Bunker Hill Day

June 23, 2011
By

The gray skies have gone. The sun is out again. It is a good time to reflect about Bunker Hill Day – and about our lives.

As Americans, we have much to be thankful for – and we must, as Dylan Thomas wrote, begin at the beginning when we think about what has come to pass for all of us living in the United States of America.

Our revolution, which began not too far from here, and in reality, began in Boston long before gunfire sounded at Concord and Lexington, is something that has been ongoing.

This July 4 will mark the nation’s 235th year of democracy and frankly, for all our present problems, the celebration, again, will be something grand to behold.

At the Battle of Bunker Hill in June, 1775, American will was forged. Against all odds, Americans fought for freedom and democracy and for their own way of life.

In every war that has followed, and especially during the First World War and the Second World War, it was American resolve, American heroism and American daring that aided the world in destroying Nazi Fascism and Japanese Imperialism during the greatest fight in world history for freedom.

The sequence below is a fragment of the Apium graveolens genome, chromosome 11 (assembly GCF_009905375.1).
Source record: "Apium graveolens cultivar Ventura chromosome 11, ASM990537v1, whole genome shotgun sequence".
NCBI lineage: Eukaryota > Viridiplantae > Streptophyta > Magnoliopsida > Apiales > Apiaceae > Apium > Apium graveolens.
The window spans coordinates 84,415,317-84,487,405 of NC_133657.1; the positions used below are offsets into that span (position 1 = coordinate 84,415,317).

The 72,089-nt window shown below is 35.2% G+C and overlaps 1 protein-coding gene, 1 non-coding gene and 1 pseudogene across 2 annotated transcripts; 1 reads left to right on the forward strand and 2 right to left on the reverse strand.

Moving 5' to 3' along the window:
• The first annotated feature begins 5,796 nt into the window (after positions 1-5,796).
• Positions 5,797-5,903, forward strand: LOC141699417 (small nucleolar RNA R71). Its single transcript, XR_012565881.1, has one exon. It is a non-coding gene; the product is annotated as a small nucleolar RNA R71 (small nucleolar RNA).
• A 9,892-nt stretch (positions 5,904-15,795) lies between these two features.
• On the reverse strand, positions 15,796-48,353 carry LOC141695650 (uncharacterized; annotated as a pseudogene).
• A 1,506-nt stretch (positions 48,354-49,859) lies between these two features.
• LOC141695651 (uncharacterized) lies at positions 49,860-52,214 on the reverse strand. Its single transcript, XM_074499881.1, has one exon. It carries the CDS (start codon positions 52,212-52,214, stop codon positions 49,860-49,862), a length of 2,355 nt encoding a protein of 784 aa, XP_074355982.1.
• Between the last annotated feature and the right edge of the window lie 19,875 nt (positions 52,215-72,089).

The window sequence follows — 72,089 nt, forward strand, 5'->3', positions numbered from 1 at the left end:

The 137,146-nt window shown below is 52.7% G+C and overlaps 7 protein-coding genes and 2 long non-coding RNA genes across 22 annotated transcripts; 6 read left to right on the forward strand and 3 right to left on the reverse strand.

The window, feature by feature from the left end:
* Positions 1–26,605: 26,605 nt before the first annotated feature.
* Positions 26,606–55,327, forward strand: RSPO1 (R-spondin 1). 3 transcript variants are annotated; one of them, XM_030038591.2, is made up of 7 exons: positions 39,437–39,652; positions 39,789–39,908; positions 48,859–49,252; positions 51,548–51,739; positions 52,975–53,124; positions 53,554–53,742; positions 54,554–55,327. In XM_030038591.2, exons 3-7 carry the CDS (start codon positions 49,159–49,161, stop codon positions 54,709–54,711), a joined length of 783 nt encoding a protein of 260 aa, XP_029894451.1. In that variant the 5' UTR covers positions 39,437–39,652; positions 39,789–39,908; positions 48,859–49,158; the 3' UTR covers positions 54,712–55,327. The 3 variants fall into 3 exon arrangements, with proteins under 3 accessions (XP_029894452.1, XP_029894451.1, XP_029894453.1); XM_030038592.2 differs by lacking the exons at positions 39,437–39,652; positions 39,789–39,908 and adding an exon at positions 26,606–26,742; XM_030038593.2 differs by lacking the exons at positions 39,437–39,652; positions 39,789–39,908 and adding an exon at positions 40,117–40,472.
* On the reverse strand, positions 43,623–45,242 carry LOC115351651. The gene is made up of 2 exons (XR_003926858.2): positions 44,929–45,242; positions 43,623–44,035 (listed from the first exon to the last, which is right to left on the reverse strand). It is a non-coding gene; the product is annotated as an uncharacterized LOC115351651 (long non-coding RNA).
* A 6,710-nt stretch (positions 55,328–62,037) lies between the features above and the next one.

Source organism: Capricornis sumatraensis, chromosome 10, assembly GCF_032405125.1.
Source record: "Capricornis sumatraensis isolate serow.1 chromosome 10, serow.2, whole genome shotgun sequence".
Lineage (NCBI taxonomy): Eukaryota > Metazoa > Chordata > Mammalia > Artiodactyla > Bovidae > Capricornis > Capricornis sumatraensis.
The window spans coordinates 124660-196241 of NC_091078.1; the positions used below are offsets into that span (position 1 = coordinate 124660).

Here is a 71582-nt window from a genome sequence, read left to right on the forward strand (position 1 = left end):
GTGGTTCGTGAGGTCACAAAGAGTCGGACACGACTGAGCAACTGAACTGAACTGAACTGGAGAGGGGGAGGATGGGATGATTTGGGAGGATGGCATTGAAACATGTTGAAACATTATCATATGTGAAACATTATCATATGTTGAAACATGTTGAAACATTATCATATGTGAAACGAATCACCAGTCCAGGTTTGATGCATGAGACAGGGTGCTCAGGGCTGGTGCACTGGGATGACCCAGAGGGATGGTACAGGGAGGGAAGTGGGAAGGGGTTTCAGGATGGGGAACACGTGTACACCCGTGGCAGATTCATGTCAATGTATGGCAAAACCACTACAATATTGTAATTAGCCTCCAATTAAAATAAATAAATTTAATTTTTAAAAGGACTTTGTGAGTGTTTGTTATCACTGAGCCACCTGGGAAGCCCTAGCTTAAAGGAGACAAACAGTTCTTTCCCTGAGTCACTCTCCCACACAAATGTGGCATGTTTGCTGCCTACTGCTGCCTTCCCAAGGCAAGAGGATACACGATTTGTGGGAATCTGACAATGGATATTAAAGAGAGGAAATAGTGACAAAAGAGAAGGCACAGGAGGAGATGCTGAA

At Bunker Hill, 1500 Americans of the Continental Army stared down at 2500 British Red Coats – better armed and better trained as they came at them.  They stared down at British authority, British colonialism and in a way, they stared down at the King of England and everything his crown stood for.

Following the battle, the brave men who fought here at Bunker Hill left a mark to be emulated by generations of fighters to come – and it was here that America took its mightiest stand against British occupation and British rule.

Most of those who live in Charlestown know that the Bunker Hill Monument and the surrounding area isn’t just a tourist site.

It is hallowed ground.

The Americans who died during the battle, and the British, too, were buried where they fell.

Bunker Hill is hallowed ground.

It is a cemetery celebrated as a battleground.

In this respect, it is very much like Gettysburg – not of that scale – but in meaning, in blood lost, in lives given for an important cause.

It is easy to demean the words liberty and freedom these days. The modern world has twisted things so that causes like liberty and living arrangements like freedom when talked about can cause some people to be repelled.

This tells us we take things for granted in the United States.

We take our liberty for granted and our freedom. We take them for granted everyday

When you visit the Bunker Hill Monument, stop and reflect what happened there – and if you can – realize that you are visiting a sacred place where brave men died to make a point – that the King of England should go to hell, that they weren’t going to be subjects of the king and that they wanted to be free.

God bless the brave men who fell at Bunker Hill and in all our wars.

God bless the brave American men and women in Iraq and Afghanistan.

God bless the United States of America.